• Document trail

Encryption techniques

  • Encryption techniques can be used to “guarantee” important components of correspondence
    • Authenticity of the sender
    • Privacy/confidentiality of the communication
    • Tamper-proofing
    • Time stamping
    • Non-repudiation

Email communication guidelines

Telemedicine

  • Patient care
    • Consultations, monitoring, triage from home
  • Professional education
    • CME, online info, individual mentoring
  • Patient education
  • Research
    • Aggregated databases
  • Public health
    • Access, poison centers, disease reporting
  • Health care administration
    • Video conferencing, quality monitoring

Classifying telemedicine

  • Initial urgent evaluation of patients
  • Supervision of primary care
  • One-time provision of specialty care
  • Consultation/second opinions
  • Monitioring or tracking of a patient
  • Use of remote sources to guide concurrent patient care

Telemedicine history

  • 1924
    • Cover of Radio News magazine “The Radio Doctor”
  • 1950’s
    • Teleradiology systems using phone
  • 1961
    • Radio telemetry of vital signs

Current sorts of telemedicine applications

  • Teleradiology, telepathology
  • Telemonitoring
    • ICUSA
  • Telesurgery
  • Emergency systems
  • Telemedicine for prisoners
  • Telepsychiatry
  • Teleconsultation
    • Managed care

Technological challenges

  • Rapid pace of change
  • Variety of hardware and software
  • Lack of standards for integration
  • Space, training and support requirements
  • Diversity of needs and requirements
  • Need to accommodate diverse types of communication links

Key information technologies

  • HCI
    • Hand-held computing
    • Handwriting and speech recognition
    • PDA’s
    • Biometrics
    • Automated data collection
    • Structured data entry

Key technologies

  • Storage and processing
    • CPR’s
    • Magnetic stripe cards, smart cards
    • Picture archiving, medical imaging
    • Optical storage
    • Image compression
    • Digital signal processing
    • Object oriented software

Key technologies

  • Connectivity
    • CIS’s
    • Cabled, optical and wireless networking
    • Internet and email
    • Messaging standards
    • Security, encryption standards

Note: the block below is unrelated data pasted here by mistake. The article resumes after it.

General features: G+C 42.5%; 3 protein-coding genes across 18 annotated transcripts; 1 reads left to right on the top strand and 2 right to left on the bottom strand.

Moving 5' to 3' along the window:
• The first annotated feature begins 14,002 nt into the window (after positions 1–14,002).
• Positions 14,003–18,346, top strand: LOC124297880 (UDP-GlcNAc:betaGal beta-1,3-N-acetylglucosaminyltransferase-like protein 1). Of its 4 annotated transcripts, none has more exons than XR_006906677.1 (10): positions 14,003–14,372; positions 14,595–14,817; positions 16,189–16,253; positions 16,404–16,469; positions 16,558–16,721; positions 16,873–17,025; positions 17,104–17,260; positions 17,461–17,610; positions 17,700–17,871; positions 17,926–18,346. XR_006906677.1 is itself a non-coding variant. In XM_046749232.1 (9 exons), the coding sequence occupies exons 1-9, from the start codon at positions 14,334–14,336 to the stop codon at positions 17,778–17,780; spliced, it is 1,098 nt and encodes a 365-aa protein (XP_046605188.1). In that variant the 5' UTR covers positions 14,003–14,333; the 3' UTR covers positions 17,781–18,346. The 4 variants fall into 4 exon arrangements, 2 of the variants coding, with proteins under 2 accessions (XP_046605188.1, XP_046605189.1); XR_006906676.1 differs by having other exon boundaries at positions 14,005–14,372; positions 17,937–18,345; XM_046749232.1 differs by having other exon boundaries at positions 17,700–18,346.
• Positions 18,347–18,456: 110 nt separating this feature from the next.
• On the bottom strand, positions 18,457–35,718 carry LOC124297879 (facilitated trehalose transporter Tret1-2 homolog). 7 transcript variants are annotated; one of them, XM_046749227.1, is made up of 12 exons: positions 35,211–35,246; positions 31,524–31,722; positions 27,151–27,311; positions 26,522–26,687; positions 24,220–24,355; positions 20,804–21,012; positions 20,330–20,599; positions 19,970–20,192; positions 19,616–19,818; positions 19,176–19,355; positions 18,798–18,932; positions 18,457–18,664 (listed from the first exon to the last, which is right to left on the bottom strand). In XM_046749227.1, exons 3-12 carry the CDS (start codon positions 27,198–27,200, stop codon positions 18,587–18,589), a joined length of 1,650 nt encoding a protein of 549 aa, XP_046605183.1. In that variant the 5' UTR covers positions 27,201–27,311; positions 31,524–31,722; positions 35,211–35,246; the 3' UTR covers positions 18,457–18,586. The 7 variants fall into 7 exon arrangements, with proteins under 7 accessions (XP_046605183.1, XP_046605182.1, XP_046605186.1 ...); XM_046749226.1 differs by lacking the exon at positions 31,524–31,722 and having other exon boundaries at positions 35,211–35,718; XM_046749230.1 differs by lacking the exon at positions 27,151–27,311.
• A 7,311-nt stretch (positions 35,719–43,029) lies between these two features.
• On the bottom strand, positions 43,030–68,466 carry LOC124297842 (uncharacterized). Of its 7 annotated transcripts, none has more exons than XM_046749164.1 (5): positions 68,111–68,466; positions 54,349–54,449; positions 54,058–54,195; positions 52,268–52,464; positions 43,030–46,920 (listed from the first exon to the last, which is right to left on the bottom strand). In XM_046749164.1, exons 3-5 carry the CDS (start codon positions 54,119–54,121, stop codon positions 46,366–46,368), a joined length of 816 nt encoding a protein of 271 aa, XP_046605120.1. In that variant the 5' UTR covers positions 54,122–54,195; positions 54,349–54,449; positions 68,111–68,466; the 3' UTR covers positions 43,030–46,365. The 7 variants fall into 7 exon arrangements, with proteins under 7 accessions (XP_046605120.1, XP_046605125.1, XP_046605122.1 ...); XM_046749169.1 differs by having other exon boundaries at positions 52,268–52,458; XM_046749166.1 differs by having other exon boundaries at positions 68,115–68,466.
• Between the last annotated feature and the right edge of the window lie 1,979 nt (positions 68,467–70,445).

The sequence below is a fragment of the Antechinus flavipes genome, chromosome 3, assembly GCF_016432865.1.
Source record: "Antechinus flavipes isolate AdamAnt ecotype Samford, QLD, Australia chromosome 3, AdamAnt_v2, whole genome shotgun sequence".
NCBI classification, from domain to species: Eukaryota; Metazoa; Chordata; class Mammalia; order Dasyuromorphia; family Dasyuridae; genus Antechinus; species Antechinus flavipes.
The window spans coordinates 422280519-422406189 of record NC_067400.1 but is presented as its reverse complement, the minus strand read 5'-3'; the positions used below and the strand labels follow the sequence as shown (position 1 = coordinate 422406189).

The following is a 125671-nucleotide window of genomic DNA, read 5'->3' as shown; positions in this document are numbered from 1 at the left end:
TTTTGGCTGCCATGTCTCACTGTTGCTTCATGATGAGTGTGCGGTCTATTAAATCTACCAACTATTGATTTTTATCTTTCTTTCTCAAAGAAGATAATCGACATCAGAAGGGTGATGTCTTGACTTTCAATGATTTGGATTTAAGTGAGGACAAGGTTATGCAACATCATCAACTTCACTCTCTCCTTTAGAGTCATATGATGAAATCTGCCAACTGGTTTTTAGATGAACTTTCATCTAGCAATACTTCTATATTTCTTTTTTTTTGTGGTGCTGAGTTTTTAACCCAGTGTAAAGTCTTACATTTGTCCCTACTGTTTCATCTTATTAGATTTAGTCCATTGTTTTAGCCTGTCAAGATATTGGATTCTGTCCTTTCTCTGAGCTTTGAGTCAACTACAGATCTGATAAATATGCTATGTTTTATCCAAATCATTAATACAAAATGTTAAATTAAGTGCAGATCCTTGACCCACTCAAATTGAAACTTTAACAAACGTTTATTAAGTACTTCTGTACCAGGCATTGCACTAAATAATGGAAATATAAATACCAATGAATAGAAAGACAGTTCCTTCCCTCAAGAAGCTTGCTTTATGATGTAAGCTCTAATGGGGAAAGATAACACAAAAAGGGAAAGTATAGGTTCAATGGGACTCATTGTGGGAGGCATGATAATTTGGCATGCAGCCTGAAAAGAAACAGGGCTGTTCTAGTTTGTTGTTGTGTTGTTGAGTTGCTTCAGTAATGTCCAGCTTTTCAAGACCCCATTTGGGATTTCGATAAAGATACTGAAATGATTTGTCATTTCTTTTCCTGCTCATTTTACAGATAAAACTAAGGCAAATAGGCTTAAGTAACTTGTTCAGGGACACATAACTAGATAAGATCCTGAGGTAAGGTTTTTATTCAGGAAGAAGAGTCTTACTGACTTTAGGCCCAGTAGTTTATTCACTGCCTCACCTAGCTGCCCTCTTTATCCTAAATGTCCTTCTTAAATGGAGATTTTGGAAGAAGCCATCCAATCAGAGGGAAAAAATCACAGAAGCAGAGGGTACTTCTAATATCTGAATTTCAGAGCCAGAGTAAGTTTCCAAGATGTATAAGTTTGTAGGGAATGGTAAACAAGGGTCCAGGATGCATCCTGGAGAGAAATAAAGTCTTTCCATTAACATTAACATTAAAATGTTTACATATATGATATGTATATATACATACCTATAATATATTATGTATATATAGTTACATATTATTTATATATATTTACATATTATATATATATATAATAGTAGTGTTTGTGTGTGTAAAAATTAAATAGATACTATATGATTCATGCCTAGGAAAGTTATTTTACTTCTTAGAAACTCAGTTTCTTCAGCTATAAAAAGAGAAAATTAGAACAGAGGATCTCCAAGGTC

• Fault tolerance and redundancy
    • Bandwidth

Key technologies

  • Data distillation
    • DSS
    • Pattern recognition
    • AI
      • Knowwledge based systems, discovery
    • Relational databases
    • Natural language processing

Human factors

  • Requirement for dedicated training, people to make computer systems work in medical environment
  • Equipment issues
    • Problems with convenience, reliability
    • Training time
    • Equipment decisions wrong-headed
    • Lack of flexibility/too much flexibility with proprietary systems

Human factors

  • Incorporating telemedicine into current practice
    • System already strained
  • Analogous to telephones in the early days
    • Few phones
    • Inefficient networking

Human factors

  • Current units are fixed desktop systems
  • Email, fax, voice mail not yet integrated into systems
  • Lack of CPR’s

Cultural issues

  • Telemedicine may alter referral relationships
  • Lack of documented benefits from telemedicine
  • Lack of payment
  • Medicine undergoing restructuring – will new players (managed care) embrace telemedicine

Policy context

  • Telemedicine crossing state borders
  • Federal vs. state role
  • Licensure
  • Malpractice issues
    • Defined as a deviation from accepted standard of care that causes harm to a patient for whom the physician has responsibility
  • Privacy, confidentiality, security
  • Payment policies
    • Fee for service barriers (compare government)
  • Device regulation: devices used in telemedicine

Case example

  • ICUSA
    • Technology
    • Issues pertaining to above licensure, malpractice coverage/suits, devices, resistance, outcomes and payments

Evaluation of telemedicine

  • Does telemedine improve quality of care compared to alternatives
  • Does telemedicine improve outcomes
  • Does telemedicine improve access to care
  • Does telemedicine decrease costs
  • Is telemedicine acceptable to users

Findings from national working group

  • Limited adoption to date
    • Question of benefit
    • Inadequate assessment of practitioner and community needs
    • Practical difficulties integrating telemedicine into practice
    • Limited familiarity on the part of clinicians with telemedicine and telecommunications
    • Fears about telemedicine (what will it do to me)